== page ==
# Why are neural networks optimized instead of just optimizing a high dimensional function?

I know that neural networks are universal approximators when given a sufficient number of neurons, but there are other things that can be universal approximators, such as a Taylor series with a high enough order.

So, my question is that, why can we not just optimize some high parameter count (or high dimensional) function instead? I am using a Taylor series just as an example, it can be any type of high dimensional function, and they all can be tuned with Backprop/gradient descent. I know there is lots of empirical evidence out their proving neural networks to win out over other types of functions, But I just cannot seem to understand why this is. Why does something that vaguely resembles real neurons work so well over other functions? What is the logic?

PS - Maybe a dumb question, I am just a beginner that currently only sees machine learning as a calculus optimization problem :)

– nbro
Commented Jun 15 at 15:45
• Main question is why prefer neural networks over any old function Commented Jun 15 at 15:48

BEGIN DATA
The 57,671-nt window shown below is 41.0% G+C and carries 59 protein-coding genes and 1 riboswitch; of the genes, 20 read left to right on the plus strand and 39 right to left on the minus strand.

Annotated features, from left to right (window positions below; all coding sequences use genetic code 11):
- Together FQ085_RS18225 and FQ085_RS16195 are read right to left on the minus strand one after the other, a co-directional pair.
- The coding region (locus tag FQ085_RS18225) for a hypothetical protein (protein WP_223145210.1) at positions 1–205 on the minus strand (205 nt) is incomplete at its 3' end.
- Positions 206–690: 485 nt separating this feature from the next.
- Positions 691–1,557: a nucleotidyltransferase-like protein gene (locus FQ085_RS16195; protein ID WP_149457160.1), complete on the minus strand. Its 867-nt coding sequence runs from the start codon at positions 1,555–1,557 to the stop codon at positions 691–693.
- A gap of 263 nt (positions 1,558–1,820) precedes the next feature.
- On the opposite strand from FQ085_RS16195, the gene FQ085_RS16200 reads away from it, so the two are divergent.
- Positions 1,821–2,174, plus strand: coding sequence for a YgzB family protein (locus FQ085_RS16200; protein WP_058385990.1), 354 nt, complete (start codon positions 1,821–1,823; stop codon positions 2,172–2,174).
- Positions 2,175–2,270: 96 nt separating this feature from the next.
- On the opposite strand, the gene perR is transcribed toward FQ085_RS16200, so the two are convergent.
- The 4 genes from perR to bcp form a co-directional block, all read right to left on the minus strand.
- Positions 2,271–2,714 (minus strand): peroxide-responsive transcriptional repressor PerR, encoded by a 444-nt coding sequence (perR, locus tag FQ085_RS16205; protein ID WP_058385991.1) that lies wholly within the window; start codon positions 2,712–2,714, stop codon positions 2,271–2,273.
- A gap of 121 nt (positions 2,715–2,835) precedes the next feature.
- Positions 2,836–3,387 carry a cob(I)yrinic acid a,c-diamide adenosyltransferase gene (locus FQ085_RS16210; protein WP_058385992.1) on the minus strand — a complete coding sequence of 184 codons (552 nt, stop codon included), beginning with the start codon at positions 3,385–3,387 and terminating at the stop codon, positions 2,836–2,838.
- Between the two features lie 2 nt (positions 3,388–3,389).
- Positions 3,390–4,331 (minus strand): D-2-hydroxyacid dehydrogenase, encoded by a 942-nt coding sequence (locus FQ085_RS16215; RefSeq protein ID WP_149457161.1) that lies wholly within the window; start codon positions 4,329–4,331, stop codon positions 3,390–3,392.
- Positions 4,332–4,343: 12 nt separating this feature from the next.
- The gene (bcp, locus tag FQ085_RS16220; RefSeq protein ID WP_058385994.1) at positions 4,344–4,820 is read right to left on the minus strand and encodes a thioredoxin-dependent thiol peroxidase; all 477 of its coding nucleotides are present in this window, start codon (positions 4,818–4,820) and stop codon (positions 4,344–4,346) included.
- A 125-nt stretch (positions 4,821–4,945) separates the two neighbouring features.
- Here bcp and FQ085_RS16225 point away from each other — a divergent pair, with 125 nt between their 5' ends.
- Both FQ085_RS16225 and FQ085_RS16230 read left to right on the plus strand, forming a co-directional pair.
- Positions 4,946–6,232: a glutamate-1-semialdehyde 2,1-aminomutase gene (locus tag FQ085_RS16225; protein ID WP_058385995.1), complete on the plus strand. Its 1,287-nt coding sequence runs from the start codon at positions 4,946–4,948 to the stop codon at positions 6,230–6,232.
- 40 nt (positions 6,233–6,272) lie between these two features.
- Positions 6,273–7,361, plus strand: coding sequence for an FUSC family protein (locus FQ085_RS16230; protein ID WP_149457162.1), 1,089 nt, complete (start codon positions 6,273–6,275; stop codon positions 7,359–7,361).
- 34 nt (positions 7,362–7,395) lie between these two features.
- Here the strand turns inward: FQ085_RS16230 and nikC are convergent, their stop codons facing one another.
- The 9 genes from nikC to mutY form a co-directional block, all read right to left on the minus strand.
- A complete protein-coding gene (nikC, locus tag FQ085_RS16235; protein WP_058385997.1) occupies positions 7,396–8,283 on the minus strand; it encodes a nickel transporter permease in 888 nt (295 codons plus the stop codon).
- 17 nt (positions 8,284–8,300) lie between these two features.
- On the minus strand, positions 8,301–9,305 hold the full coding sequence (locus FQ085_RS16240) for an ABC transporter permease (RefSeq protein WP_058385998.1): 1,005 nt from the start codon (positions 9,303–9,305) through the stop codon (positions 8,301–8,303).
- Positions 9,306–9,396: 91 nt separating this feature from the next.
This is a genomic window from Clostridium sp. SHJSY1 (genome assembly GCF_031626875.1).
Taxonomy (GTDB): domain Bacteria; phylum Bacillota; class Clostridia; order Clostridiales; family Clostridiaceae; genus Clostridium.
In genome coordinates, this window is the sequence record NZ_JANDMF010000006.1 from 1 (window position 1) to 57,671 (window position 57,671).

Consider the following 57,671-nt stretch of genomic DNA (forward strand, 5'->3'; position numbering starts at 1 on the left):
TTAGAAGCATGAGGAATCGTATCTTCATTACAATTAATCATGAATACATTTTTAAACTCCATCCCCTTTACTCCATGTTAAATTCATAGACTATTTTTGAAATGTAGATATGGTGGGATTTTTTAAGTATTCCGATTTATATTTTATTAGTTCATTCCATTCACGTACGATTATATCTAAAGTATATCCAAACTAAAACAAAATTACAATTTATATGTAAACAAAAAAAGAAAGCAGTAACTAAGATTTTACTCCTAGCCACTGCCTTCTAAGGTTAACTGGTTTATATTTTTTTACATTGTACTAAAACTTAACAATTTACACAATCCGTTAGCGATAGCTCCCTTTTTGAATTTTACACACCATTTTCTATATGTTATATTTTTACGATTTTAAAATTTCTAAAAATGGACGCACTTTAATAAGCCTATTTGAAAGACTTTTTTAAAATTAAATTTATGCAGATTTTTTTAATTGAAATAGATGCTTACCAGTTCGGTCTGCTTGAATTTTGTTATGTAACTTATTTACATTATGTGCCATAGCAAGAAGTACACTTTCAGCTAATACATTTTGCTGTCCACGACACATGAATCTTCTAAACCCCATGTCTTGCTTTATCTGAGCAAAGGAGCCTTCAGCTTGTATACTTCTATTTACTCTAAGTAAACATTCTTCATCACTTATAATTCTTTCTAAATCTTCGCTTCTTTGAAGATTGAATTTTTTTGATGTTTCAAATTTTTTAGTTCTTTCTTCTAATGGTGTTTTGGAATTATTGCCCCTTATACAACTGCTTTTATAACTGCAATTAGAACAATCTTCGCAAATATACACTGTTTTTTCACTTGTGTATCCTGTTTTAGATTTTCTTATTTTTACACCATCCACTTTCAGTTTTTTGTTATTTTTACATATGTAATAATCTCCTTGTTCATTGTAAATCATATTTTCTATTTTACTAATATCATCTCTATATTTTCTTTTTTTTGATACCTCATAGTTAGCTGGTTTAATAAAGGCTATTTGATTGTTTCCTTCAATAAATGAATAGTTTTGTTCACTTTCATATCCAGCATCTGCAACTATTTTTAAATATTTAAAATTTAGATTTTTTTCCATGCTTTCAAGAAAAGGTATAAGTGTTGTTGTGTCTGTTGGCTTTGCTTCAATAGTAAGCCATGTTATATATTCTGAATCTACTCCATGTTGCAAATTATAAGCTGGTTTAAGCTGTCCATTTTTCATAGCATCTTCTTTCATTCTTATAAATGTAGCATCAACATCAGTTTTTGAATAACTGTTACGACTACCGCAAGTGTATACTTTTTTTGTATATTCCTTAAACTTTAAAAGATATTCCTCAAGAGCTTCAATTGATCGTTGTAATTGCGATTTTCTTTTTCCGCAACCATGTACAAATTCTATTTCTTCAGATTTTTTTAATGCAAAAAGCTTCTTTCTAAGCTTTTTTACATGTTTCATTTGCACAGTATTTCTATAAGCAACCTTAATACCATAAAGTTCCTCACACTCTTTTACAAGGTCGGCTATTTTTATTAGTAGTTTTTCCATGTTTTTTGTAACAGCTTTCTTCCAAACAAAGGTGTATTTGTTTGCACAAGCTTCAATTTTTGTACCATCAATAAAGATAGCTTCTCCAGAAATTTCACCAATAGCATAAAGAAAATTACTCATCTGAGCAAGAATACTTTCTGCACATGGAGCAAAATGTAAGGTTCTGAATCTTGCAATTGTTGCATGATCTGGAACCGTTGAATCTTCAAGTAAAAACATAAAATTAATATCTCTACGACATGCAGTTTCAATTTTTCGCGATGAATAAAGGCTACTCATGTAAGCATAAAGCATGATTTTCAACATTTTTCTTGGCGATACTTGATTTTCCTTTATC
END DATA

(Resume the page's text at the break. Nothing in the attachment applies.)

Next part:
• You might like this arXiv paper by Chang (though Matloff seems to be the author most associated with it): Polynomial Regression As an Alternative to Neural Nets.
– Dave
Commented Jun 25 at 9:54
• In theory there're many universal approximators, but in practice polynomial or Fourier series are too rigid globally while too smooth locally, you'd better need many more units than a MLP for natural problems. Commented Jun 27 at 22:51

$$A_2\sigma(A_1 \sigma(A_0 h_0 + b_0) + b_1) + b_2$$ where theta describes our parameters $$A_0 \cdot \cdot \cdot A_k$$ and $$\sigma$$ is some activation function like a relu or a sigmoid.
• $p(x \mid \theta) = A_2\sigma(A_1 \sigma(A_0 h_0 + b_0) + b_1) + b_2$, this is very confusing, it seems like the NN is the PDF of a density, which is definitely not Commented Jun 16 at 11:58